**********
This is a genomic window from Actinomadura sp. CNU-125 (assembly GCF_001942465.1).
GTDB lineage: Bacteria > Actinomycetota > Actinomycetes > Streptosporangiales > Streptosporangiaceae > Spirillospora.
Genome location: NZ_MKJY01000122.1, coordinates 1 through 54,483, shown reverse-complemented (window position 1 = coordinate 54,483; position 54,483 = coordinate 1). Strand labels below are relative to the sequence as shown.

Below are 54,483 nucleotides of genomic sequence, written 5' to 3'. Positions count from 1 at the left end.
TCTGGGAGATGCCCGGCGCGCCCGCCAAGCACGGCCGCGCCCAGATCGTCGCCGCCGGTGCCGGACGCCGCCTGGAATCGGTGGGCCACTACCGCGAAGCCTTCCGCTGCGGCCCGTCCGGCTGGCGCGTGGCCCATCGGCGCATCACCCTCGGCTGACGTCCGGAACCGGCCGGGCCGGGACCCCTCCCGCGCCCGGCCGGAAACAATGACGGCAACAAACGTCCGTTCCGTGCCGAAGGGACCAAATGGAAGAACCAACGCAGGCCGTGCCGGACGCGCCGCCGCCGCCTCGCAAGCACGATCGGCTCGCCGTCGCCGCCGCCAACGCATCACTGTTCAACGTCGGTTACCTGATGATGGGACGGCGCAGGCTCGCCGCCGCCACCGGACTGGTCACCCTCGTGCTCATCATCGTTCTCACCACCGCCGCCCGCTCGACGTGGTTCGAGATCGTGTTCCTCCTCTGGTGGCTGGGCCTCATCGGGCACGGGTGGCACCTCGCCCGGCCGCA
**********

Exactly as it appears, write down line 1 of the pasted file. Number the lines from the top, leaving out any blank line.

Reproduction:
This is a genomic window from Actinomadura sp. CNU-125 (assembly GCF_001942465.1).